If Partners HealthCare System swallows up three more hospitals and hundreds more doctors, it will forever change the health care landscape in Massachusetts. The antitrust settlement that Attorney General Martha Coakley reached with Partners last week should not be the last word on the issue.
What Coakley calls a “final resolution” was filed last week in Suffolk Superior Court. In exchange for capping price increases at the rate of inflation, the deal allows the state’s dominant health care network to acquire three hospitals, including South Shore in Weymouth. A team of rival hospital systems, doctors’ groups, and business leaders is trying to make the settlement less final by seeking, at a minimum, a 45-day public comment period and subsequent hearing.
The rivals deserve that much. So do Massachusetts consumers, who will be affected by a decision that stands to drive up health insurance premiums and could lead to the closing of local community hospitals.
Coakley — who is running for governor — argues the agreement restricts Partners’ growth and will lower future health costs. Partners says the same. But its rivals argue credibly that it gives a growing monopoly permission to extend its reach, while doing nothing to reduce the higher billing rate already built into the Partners business model.
Going up against both Partners and an attorney general who could be the next governor of Massachusetts is not for the faint of heart. Besides, such open, direct confrontation is unprecedented in the traditionally polite world of Boston’s elite hospital CEOs. But a meaningful public debate on the Partners deal is in the public interest.
For years, Partners’ rivals grumbled mostly to each other about the explosive market gains of a competitor that parlayed two Harvard-affiliated teaching hospitals into what is now the largest health care system in the state. They were wary of crossing Partners, given its legendary political and business clout. But, when Coakley brokered this agreement, a tipping point was reached. The private grumbling went public, and Atrius Health, Beth Israel Deaconess Medical Center, Lahey Health System, and Tufts Medical Center united to complain.
“We found the depth and scope of this agreement to be so vast and so long-lasting and so potentially deleterious to the marketplace and to Massachusetts, we felt compelled to stand up and say something,” said David Spackman, Lahey’s general counsel.
The agreement ends a five-year inquiry by Coakley’s office and US Department of Justice into Partners’ acquisition and contracting practices. A 2008 Globe Spotlight Team series found that hospitals in the Partners network were typically paid 15 percent to 60 percent more for essentially the same work as other hospitals. As attorney general, Coakley conducted studies which also concluded that Massachusetts insurance companies pay some hospitals and doctors twice as much as others for essentially the same patient care.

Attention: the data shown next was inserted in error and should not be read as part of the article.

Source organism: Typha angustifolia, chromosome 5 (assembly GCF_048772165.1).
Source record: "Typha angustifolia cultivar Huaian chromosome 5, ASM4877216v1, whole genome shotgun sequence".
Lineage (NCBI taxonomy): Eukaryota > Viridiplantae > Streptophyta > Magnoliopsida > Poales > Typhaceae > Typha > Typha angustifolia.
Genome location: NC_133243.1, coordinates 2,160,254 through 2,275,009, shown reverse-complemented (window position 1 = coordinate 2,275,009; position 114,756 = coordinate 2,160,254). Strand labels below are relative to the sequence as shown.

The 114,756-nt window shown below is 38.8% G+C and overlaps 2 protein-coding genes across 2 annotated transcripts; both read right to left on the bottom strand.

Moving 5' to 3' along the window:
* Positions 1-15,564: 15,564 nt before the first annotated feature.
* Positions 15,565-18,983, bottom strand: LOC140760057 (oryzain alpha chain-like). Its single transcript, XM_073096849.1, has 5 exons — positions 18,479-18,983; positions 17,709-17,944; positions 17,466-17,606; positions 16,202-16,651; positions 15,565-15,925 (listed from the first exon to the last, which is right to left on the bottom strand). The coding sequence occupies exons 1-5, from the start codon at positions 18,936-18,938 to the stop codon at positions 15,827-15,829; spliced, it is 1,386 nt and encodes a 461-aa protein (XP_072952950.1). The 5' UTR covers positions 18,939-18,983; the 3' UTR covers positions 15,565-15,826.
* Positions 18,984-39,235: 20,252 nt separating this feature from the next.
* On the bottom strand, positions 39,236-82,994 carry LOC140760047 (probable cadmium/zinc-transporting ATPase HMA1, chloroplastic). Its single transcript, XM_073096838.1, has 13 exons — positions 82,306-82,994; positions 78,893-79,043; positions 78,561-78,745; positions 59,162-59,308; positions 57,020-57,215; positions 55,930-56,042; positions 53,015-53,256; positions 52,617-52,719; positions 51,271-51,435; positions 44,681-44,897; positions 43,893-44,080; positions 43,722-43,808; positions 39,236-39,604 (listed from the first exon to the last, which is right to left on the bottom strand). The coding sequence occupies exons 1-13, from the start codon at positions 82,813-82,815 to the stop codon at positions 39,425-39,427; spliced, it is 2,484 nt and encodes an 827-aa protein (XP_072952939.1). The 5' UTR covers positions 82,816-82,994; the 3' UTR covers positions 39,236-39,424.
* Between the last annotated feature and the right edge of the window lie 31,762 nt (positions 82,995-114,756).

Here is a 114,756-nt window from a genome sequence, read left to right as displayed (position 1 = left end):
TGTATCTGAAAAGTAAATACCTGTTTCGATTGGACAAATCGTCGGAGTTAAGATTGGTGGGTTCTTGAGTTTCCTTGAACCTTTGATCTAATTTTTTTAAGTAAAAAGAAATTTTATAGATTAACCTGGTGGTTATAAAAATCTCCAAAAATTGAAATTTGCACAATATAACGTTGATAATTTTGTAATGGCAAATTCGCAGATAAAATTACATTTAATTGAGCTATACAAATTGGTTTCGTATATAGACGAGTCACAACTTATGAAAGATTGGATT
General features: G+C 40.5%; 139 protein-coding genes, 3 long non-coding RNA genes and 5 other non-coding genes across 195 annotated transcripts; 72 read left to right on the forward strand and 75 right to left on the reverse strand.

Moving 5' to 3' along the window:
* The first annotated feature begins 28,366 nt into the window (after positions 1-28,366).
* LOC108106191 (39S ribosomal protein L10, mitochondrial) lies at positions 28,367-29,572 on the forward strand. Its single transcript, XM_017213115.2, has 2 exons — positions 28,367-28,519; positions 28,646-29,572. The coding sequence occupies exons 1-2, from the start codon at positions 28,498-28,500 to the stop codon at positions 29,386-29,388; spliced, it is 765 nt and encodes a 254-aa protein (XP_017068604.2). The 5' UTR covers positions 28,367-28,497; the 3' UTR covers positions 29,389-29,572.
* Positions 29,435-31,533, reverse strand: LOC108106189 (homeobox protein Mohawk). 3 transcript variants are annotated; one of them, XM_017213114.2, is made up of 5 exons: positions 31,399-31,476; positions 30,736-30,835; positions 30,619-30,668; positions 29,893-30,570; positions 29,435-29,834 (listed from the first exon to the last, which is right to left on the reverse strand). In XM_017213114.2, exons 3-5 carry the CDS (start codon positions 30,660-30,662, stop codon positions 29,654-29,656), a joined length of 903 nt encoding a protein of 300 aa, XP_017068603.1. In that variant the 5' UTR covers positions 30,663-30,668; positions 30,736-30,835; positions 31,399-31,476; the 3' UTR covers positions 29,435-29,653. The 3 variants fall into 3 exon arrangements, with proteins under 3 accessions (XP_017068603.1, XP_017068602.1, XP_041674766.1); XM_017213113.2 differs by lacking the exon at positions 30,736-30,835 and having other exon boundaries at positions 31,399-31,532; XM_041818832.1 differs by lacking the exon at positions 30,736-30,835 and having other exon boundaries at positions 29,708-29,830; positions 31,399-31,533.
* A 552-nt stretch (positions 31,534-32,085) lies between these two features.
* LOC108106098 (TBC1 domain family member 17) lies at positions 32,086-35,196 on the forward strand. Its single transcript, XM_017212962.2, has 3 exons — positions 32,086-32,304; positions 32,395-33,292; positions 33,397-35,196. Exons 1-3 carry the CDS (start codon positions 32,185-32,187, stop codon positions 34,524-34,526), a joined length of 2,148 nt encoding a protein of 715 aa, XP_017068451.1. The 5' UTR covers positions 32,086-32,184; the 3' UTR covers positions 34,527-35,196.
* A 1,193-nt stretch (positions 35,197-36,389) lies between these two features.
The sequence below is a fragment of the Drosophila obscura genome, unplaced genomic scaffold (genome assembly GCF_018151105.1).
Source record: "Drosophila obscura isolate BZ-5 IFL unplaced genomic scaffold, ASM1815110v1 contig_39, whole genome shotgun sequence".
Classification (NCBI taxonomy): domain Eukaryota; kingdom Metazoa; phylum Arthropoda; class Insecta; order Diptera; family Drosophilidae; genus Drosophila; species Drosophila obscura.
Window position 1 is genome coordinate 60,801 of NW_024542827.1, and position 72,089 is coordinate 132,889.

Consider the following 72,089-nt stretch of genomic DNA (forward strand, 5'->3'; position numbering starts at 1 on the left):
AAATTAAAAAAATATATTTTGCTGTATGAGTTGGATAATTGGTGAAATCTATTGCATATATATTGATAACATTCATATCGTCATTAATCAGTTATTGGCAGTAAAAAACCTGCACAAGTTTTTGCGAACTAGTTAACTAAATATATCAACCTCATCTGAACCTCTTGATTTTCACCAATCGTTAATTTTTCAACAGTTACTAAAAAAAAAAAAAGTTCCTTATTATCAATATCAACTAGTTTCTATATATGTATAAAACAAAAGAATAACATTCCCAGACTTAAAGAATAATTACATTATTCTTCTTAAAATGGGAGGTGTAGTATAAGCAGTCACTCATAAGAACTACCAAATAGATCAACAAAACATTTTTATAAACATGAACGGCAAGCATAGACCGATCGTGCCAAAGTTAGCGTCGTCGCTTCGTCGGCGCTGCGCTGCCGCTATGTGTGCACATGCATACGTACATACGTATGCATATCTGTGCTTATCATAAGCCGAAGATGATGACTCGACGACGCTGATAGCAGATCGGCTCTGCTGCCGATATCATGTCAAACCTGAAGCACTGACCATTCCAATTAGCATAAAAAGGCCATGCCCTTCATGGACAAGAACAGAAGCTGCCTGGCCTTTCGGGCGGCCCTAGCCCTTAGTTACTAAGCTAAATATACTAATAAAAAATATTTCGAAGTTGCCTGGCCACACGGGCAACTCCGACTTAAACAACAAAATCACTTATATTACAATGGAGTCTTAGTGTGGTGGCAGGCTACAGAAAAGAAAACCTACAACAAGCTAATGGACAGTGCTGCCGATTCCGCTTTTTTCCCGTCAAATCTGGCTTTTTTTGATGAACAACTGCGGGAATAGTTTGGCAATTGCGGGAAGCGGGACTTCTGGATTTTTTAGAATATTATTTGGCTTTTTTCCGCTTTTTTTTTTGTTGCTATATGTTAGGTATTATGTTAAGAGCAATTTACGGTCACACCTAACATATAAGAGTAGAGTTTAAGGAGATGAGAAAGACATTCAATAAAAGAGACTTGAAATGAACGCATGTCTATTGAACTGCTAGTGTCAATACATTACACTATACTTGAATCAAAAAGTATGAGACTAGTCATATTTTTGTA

Under this agreement, Partners can go forward with its acquisition of South Shore Hospital, Lawrence Memorial Hospital in Medford, and Melrose-Wakefield Hospital. The attorney general’s office maintains authority to review any proposal involving Partners’ planned acquisition of Emerson Hospital in Concord for antitrust considerations. Partners can also recruit new physicians to its network; the projected number ranges from around 400 to 600, depending on who is doing the estimating.
If you’re a Partners rival, none of this is good news. For many consumers, the downside may not be as evident. The Partners brand is associated with top medical institutions, such as Massachusetts General Hospital and Brigham and Women’s Hospital. Conditioned by access to Harvard teaching hospitals — and health insurance — Bay Staters are less apt to choose their medical care by price than by the facility’s reputation.
But over time, the public will be paying more for health care under this scheme. That’s what’s happening across the country, as hospitals adopt the bigger-is-better model common throughout the private sector. If you prefer a lower-cost option in your community hospital, it could disappear if an enlarged Partners squeezes out its rivals. And while people may not price-shop for hospitals, they do notice when insurance premiums increase and deductibles rise — another likely side effect of these mergers.
We are used to one-party politics in Massachusetts. Are we also ready to accept one-hospital-network health care?
Monopolies always come with a price. If there’s no public-comment period, there will be no official way to ever hear that side of this healthcare story. That’s the public debate we should have before any judge signs off on this agreement.